ASPEN–Pitkin County has imposed a regulation, effective December 14, requiring overnight visitors to fill out an on-line affidavit saying they have had a negative COVID-19 test within 72 hours of arrival and have been symptom free for 10 days prior to travel. They must quarantine for 10 days if they don’t meet those criteria.
Pitkin County is home to Aspen Mountain, Aspen Highlands, Buttermilk and Snowmass ski areas.
The health order purports to exempt full-time residents of Pitkin, Eagle or Garfield counties, but also says, “People who regularly commute, at least weekly, outside of Pitkin County to a fixed place to attend school or work or any person who regularly commutes, at least weekly into Pitkin County to a fixed place to attend school or work; provided that in either case, this exception applies only to and from the person’s residence and place of work or school. Workers or students who travel to any place that is not their home residence for personal or leisure reasons cannot rely on this exemption.”
A plain reading of the exemption appears to say that residents of Pitkin County (who stay there overnight every night) who leave the county for any amount of time, cannot go to a grocery store, take-out restaurant, gas station or anywhere but their home, work or school without having to take a COVID-19 test every 72 hours and filling out an affidavit every day before returning to Pitkin County.
Penalties include a $5,000 fine and possible jail time.
“We have a lot of confidence in our community and visitors to do the right thing,” said Pitkin County Manager Jon Peacock, during a call-in press briefing Friday afternoon. “That said, we do have mechanisms, in terms of violation of the public health order, to impose fines, or even jail time.”
During the briefing, Laryssa Dandeneau, COVID-19 Program Administrator with Pitkin County Public Health said, “initially when we looked at doing this type of program and advocating for it, we were looking at Maine and Maine has a very robust traveler program. Similar to what we’re trying to do, they engaged the lodging community to partner in efforts to start this traveler affidavit program. We believe we’re the only county that is doing it on its own in the in the U. S. right now.”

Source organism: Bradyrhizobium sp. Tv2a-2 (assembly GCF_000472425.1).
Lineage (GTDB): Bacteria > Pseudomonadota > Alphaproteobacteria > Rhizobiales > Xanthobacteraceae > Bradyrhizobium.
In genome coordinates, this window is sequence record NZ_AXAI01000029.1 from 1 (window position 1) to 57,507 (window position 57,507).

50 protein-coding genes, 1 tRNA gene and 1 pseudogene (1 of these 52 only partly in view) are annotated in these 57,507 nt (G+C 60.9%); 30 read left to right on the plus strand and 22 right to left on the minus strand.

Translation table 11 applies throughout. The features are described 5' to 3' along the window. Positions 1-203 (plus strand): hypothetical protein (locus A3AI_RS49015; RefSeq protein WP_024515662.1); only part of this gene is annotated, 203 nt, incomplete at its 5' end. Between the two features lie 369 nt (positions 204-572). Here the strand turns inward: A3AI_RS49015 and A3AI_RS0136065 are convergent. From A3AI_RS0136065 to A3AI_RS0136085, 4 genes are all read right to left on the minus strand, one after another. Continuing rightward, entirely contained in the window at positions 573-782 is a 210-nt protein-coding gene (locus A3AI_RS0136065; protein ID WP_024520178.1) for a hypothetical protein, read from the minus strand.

Maine requires commercial lodging establishments, campgrounds, seasonal rentals, and short-term rentals to have guests complete a “certificate of compliance” prior to their stay. The establishments are required to keep the completed certificates on file for 30 days.
Unlike the Pitkin County affidavit program, Maine places the burden on lodging establishments to obtain the certificate as a prerequisite to check-in, and failure to do so can bring an action against the establishment’s business licensing or fines. It can also be enforced by Maine law enforcement officials. It is unclear whether visitors to Maine who are not staying in commercial establishments have to quarantine or keep and produce the certificate of compliance on demand.
Asked if visitors will be required to keep a copy of their affidavit on their person or if commercial establishments will be required to enforce the regulation, Peacock said, “We’re not going to be asking our partners and the private sector necessarily to enforce. However, we will have opportunities through our case investigation and contact trace process where we identify violations, or spot checking through our consumer protection program, where if we identify violations, it could lead to a fine.”
Asked if law enforcement would be involved, Peacock said that enforcement “would be from our public health team.”
How Pitkin County health authorities plan to go about identifying overnight visitors is also vague. Neither Pitkin County nor Aspen appear to require guests to complete registration records. Some cities, like Denver, have specific ordinances requiring such records be kept. However, virtually all hotels and motels in Colorado require guest registration, and operators generally make those records available to inspection by police or public officials.
Hotel guests do not appear to have any reasonable expectation of privacy in those registration records.
Concerns about constitutional protections against unreasonable searches and self-incrimination could scuttle the county’s plan to inspect documents at “spot checks” as it is unclear whether the county has the authority to conduct such checks, or compel production of identification or documents absent a reasonable, articulable suspicion or probable cause that the individual has violated a law or regulation.
A request was made for a statement by the Pitkin County Attorney on this subject but no reply was received as of press time.